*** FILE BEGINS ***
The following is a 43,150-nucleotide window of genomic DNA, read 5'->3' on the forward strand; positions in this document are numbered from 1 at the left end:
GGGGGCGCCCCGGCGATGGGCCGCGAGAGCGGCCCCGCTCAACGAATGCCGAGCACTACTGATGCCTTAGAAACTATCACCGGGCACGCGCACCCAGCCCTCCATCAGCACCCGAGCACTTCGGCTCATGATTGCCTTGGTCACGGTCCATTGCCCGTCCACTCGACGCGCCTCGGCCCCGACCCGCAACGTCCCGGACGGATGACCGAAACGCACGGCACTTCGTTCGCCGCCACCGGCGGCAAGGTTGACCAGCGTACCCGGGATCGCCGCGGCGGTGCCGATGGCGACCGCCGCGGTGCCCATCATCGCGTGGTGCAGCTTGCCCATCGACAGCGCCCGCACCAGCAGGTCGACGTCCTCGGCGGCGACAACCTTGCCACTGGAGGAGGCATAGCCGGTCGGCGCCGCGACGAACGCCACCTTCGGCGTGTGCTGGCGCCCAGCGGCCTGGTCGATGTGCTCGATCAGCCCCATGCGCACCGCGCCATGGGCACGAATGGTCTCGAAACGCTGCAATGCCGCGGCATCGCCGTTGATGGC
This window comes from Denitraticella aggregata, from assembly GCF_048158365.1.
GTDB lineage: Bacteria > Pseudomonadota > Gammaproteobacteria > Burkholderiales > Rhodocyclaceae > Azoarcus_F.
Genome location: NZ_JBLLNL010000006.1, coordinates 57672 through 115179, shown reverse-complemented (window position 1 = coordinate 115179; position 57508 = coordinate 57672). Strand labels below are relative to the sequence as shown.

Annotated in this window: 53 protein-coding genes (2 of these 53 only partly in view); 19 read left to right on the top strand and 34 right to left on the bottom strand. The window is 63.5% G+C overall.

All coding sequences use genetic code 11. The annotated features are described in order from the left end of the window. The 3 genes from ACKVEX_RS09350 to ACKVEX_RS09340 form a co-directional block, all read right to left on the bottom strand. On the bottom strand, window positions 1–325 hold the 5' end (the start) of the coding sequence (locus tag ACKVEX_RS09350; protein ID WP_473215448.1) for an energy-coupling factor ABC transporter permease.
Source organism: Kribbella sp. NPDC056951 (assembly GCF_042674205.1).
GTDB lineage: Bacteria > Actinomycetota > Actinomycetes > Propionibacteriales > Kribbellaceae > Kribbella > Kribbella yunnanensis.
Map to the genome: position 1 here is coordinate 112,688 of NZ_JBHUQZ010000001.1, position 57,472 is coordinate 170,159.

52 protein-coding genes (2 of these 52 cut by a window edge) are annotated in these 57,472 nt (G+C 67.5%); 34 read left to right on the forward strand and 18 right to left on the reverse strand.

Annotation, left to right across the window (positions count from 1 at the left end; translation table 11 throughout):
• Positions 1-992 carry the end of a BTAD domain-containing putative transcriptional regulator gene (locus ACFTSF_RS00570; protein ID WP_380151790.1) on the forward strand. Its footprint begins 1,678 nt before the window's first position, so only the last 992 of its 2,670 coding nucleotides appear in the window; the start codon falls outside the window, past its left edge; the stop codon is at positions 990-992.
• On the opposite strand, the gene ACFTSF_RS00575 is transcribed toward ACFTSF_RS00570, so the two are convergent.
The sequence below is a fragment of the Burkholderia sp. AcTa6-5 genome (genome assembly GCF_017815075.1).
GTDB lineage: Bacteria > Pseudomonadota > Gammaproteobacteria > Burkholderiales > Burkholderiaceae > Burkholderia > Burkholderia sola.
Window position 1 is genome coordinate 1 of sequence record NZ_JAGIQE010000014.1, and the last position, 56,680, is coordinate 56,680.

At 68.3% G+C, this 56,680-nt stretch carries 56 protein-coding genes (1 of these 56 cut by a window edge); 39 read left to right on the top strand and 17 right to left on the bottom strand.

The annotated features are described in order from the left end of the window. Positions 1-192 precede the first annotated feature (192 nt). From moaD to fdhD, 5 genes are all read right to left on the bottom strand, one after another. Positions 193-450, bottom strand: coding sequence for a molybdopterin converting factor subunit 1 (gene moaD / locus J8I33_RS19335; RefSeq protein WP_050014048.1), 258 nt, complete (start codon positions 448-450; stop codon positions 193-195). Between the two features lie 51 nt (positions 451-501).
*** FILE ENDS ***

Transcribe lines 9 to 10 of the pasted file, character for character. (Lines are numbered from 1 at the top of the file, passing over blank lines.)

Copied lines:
GTDB lineage: Bacteria > Actinomycetota > Actinomycetes > Propionibacteriales > Kribbellaceae > Kribbella > Kribbella yunnanensis.
Map to the genome: position 1 here is coordinate 112,688 of NZ_JBHUQZ010000001.1, position 57,472 is coordinate 170,159.